April 2012

In the ocean of frustrating obstacles and people we have to deal with on a regular basis as autism parents, we sometimes miss the life preservers, the kind and generous souls who walk in and out of our lives. They may be the living saints we work with on a daily basis, or they might wander into our lives at irregular intervals or even just once.

I’d like to tell you a little about one of those good souls and how people like him can make such a huge difference in your life. His name is Jonathan, and he works as a cashier at our nearby Target.

Cashiers have pretty thankless jobs. They’re expected to treat everyone nicely regardless of how rude customers get. Customers often don’t appreciate the rigors of standing on your feet for that many hours doing fairly repetitive tasks for little pay. I’ve seen plenty of customers verbally abuse them for issues at the store well beyond their control. While I’ve never worked a checkout lane in my life, I can’t imagine that I’d last 30 minutes before I became a surly jerk.

Cashiers can be some of our best friends as autism parents. If you were to graph our average shopping experience, it would start pretty low on the vertical axis and go downhill from there. Assuming we’ve made it that far in our often perilous shopping trip, a calm, friendly presence in the checkout lane can mean everything if our child is melting down, ejecting items from the cart, or otherwise at the edge of their limits of tolerance for all things shopping.

Then there are the rare people like Jonathan who go beyond that. Some of my parent friends and I were standing around talking about recent opportunities our kids have had to practice paying for things at a restaurant, ordering something, etc., which brought about how we might practice that in a store. I talked about how we’d set up a little script ahead of time a while back with a cashier at Target so our J-Man could practice saying hello and his name. Without even describing the cashier, a couple of the parents said, “Oh, it must have been that young, redhead man.”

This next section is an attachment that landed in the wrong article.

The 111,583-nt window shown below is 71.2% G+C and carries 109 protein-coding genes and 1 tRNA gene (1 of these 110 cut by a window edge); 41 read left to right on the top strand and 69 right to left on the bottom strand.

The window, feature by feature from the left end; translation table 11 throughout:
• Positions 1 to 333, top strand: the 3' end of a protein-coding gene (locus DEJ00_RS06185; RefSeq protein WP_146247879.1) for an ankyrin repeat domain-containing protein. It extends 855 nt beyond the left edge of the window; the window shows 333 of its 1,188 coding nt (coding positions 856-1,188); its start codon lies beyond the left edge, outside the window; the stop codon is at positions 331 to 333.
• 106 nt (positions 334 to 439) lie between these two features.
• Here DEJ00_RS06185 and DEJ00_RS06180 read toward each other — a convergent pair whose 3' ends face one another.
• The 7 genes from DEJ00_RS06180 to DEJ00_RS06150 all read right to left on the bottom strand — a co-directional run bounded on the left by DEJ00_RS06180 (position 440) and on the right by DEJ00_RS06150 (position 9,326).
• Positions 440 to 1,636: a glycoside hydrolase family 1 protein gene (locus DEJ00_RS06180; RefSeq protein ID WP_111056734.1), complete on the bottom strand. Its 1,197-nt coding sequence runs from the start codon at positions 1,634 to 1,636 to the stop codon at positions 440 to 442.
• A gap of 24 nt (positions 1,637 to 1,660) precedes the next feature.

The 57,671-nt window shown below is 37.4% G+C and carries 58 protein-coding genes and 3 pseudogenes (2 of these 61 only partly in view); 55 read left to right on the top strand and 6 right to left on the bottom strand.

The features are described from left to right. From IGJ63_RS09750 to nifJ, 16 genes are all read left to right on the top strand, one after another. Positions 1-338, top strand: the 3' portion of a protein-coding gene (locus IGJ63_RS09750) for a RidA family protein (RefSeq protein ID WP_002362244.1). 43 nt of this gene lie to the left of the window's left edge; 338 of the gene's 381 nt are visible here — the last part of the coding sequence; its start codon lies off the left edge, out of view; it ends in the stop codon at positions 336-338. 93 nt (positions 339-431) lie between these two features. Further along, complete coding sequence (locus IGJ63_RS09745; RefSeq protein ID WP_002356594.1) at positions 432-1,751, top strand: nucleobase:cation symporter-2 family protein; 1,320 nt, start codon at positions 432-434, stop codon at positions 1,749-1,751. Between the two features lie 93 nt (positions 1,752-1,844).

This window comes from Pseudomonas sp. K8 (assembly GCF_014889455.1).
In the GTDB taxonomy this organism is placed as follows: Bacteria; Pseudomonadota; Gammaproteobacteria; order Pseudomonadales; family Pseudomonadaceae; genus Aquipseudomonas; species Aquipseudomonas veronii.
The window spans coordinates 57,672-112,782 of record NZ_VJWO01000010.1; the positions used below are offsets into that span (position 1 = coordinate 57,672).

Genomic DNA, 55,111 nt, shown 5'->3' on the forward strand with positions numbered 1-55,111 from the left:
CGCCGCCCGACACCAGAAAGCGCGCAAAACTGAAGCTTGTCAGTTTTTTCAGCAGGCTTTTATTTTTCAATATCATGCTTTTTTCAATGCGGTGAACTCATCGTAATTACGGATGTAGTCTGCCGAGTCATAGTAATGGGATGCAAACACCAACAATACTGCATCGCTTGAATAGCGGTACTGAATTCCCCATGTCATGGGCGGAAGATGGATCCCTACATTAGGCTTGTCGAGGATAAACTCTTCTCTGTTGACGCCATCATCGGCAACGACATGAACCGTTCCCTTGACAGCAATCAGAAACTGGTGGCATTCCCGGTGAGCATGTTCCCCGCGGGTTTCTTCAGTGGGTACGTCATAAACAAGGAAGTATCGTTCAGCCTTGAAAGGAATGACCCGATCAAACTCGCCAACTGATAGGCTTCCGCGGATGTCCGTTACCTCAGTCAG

Yep. Jonathan.

He is known because he is kind, a person you immediately know as a good soul. As parents we value those who show us and especially our children respect and kindness. We remember those who go well beyond all expectations to help our children. We think of them as if they are saints, because really they are.

We talked about Jonathan a bit and recommended his checkout lane to other parents we were talking to. He’s the kind of guy who genuinely is glad to see you and help you regardless of who you are. I swear you could have seven arms growing out of your head and be covered in flaming sulfur, and he would greet you warmly and make you feel good about life.

I don’t know him personally. I have no idea what he enjoys, what his aspirations are, or much of anything else about him. As a write that, I find that rather unfortunate. All I know about him is in the context of seeing him where we shop. But I find his genuine kindness and lack of pretense reassuring and heartening. He affirms much of the best of what we as humans are capable of being toward each other.

Through this he’s taught me an important lesson. Most likely neither of us will solve much of the world’s problems. But through acts of kindness to each person we encounter, we can make an enormous difference in the lives of at least a few. We remember those kindnesses, and we pass them on. And that is not only enough, it is quite a lot.

As I’ve said already, not only are people like this a godsend to us in our frayed emotional states, a great cashier or other store employee can be an amazing resource. We want to teach our children certain life skills like practicing communication with people who work at a store, asking for help, paying for items with money, and any of the myriad other things we have to do when we go shopping. This can be great practice for them in gaining comfort in these often difficult and stressful situations.